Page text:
The handgun is the most difficult firearm to master. It has no stock to brace against your shoulder nor foregrip for the supporting hand to hold. Accuracy is determined by how the weapon is held at a single point of contact.
To hold a handgun for maximum accuracy; assume a solid stance, grip the gun high, and hold it firmly. Place the supporting hand on top of the shooting hand and pull back with it while pushing forward with the gun hand. Practice this in conjunction with dry fire drills to build the muscle memory needed to keep the pistol steady during the trigger squeeze.
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Footwork matters as much with a handgun as it does with a rifle. A solid stance will help you remain steady when you fire the weapon, and it provides a foundation for the work your upper body will do during the shot. The three main firing stances taught today are the Isosceles, the Weaver, and the Power Point. Most other stances are variants of these. Practice all the stances with both your dominant and non-dominant sides.
This stance begins with your feet shoulder-width apart or a little more and your whole body squared off with the target. Using a two-handed grip, drive the pistol away from your body towards the target. The isosceles stance is considered the most natural. The Army teaches it since it keeps a soldier’s body armor oriented towards the target for maximum protection from incoming fire.
Also known as the combat stance, the Weaver takes longer to assume than the isosceles but is much steadier. Begin by placing the supporting foot forward and pointed towards the target, with your other foot behind you at a forty-five-degree angle, sort of like a boxer. The firing hand is extended almost all the way, with the supporting hand pulling back on it. With practice, the Weaver stance allows for good control of a pistol, even during rapid fire.
Power Point Stance
Sometimes using two hands is not an option. In these instances, use the power point stance. Assume a foot position like the Weaver, then ball the non-shooting hand into a fist and hold it up tight to the chest while fully extending the shooting hand. This stance is the least stable but will give as solid a foundation as possible for situations when you can only use one hand.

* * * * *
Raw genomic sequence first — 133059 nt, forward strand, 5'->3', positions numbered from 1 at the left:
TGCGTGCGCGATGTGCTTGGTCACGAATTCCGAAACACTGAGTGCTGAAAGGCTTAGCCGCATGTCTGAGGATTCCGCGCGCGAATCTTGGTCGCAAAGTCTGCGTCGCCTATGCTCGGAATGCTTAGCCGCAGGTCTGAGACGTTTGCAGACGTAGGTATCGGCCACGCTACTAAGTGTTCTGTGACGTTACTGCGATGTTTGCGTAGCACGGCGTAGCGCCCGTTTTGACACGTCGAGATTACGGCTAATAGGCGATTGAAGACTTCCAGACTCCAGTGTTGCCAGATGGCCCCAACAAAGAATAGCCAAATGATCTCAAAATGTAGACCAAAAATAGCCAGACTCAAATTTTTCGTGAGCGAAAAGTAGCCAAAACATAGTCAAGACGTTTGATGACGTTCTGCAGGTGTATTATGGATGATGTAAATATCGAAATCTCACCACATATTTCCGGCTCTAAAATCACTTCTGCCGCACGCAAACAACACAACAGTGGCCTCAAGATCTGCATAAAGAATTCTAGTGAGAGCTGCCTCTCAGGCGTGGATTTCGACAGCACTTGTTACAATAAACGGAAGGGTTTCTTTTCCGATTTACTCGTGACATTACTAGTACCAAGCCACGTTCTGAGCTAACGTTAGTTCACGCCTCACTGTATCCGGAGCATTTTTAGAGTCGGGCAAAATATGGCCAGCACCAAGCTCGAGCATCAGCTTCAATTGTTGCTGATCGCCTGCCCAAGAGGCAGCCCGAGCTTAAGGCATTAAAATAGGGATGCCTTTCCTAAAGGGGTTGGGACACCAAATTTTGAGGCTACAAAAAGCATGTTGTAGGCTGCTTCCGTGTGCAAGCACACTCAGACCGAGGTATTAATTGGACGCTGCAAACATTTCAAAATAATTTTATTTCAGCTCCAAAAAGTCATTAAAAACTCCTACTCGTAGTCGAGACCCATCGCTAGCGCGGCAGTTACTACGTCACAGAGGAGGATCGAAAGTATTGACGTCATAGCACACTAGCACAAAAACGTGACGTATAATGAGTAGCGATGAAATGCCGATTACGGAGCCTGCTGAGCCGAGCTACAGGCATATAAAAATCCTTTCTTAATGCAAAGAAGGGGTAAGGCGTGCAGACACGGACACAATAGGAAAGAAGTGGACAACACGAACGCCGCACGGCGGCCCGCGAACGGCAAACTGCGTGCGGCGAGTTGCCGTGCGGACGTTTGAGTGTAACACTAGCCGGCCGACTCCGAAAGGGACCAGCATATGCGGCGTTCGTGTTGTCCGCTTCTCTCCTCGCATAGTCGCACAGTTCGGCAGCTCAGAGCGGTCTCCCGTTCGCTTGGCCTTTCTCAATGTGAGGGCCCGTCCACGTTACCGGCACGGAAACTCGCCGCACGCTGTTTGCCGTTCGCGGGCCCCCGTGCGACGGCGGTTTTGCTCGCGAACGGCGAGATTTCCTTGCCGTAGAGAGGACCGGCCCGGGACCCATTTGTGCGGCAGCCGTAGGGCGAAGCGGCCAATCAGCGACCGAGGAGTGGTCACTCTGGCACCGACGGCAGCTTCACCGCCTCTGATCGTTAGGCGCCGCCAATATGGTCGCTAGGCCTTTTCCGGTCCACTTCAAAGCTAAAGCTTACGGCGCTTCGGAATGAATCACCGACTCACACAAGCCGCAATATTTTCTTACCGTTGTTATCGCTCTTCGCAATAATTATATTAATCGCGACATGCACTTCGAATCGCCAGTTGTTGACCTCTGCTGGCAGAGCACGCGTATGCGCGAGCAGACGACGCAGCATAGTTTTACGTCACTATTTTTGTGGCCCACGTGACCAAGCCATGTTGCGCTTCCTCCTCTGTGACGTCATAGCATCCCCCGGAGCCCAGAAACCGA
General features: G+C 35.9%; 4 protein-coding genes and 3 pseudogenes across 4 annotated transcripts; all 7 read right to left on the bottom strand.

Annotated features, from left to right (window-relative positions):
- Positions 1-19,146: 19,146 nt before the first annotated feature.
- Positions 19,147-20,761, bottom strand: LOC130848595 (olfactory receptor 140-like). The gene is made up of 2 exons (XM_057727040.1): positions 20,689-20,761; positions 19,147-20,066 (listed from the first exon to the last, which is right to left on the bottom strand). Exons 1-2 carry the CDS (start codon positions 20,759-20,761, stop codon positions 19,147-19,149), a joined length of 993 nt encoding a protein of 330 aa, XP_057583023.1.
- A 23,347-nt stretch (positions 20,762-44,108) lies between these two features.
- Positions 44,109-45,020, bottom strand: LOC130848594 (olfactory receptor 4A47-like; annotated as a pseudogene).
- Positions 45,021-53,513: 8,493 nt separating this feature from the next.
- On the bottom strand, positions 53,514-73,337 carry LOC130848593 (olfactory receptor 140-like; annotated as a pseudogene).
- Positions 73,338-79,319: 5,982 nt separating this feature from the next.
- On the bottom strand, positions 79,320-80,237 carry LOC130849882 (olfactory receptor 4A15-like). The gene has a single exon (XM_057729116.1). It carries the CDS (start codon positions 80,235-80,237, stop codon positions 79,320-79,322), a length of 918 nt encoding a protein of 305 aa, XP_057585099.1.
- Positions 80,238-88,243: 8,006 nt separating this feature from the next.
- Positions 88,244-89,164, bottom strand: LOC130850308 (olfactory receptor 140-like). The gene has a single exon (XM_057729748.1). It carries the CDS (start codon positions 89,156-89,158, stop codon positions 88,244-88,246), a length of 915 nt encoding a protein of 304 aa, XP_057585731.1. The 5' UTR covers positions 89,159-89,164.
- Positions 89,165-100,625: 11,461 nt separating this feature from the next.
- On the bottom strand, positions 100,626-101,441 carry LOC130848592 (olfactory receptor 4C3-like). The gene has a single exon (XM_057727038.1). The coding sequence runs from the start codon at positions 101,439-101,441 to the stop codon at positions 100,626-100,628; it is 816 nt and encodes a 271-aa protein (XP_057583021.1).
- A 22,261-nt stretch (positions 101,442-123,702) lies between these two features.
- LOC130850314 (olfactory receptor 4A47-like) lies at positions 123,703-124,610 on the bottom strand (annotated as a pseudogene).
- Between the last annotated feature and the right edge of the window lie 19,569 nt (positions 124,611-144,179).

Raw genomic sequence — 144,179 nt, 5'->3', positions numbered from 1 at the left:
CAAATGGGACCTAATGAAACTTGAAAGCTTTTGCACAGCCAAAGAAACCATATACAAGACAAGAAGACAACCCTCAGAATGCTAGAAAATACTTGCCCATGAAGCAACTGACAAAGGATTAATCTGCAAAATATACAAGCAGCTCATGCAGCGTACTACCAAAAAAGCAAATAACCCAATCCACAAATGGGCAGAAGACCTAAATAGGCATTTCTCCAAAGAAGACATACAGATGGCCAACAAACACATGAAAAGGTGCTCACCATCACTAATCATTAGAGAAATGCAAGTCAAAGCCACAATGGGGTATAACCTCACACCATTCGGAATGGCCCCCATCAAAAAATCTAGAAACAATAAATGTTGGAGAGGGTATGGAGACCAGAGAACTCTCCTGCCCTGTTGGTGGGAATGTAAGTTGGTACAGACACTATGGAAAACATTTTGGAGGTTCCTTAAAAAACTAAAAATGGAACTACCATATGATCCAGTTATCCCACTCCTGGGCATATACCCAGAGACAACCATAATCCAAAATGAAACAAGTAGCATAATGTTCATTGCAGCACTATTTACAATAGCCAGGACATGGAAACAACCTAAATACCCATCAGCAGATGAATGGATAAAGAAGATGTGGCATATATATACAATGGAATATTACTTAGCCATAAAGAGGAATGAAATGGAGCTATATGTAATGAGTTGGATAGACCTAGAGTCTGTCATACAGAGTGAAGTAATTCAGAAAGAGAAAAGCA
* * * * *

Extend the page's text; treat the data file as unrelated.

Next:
Mind the Grip – Hold the Gun
How you grip the handgun is even more important (for accuracy) than how you hold your body. Some advocate a loose grip or medium grip, but champion shooter Rob Leatham advocates a tight grip, just shy of white knuckles. A firm grip is especially important in calibers with heavy recoil.
For autoloading pistols, hold the weapon high on the grip with the web of your hand up tight to the horn on the back of the frame, with the thumbs pointed forward or up. Having the firing hand close to the bore axis helps to mitigate muzzle rise and aids in quick target re-acquisition after the shot.
A revolver grasp is the same. Hold high on the gun, except tuck the thumbs down out of the way, or wrap the thumb of the supporting hand around the back of the firing hand.
Some individuals prefer to use the cup and saucer (aka Barney Fife) method to hold a handgun where the non-firing hand supports the bottom of the handgun grip with the palm, with the fingers of the hand wrapping up around the firing hand. The cup and saucer is not a bad grip, but it offers less rigidity than other methods.
Do Practice Drills
Knowing all of these positions and grips does little good if they are not committed to muscle memory. This is where practice drills come in. Dry fire practice will reinforce the motions until they are easy and automatic. When practicing, remember the phrase, “slow is smooth, smooth is fast”. Do not try to be lightning-quick right off the bat. Practice the motions slowly and correctly. Speed will come with time and repetition. Here are two drills to help you get started.
Drill 1: Trigger Squeeze
Start by verifying that your weapon is unloaded. Remove all ammunition from the practice area, and ensure that there is a solid backstop behind it. Tape a target to the wall, mark the center of the bullseye with a black dot and step back so that the target is several inches beyond your muzzle. Take a stance and hold the sights on the dot, slowly squeezing the trigger until the hammer falls. The idea is to keep the sights on the spot through the take-up, break, and let-off of the trigger squeeze.
Repeat this ten times per session. Variations on this drill include bringing the trigger up to the point of firing and holding it there while keeping the sights locked on the dot, or balancing a coin on the front sight and attempting to keep it there through the squeeze. The iTarget laser system is a great tool to use with this drill. The system offers instant feedback, showing the point of impact on the screen, and it tracks your session progress in the app.
Drill 2: The Ready-up
Set a silhouette target up between three and ten yards. Practice drawing your weapon and firing as soon as the front sight covers the center of the target. Fire one round and re-holster, then repeat. As your confidence builds, start to vary the number of rounds fired so that a specific round count does not become ingrained into muscle memory.
Hold a Handgun for Maximum Accuracy – Conclusion
Every handgun shooter should strive for maximum accuracy. The fundamentals discussed here should give you a good start towards maximizing your potential behind the gun. Practice makes perfect, so go and get you some.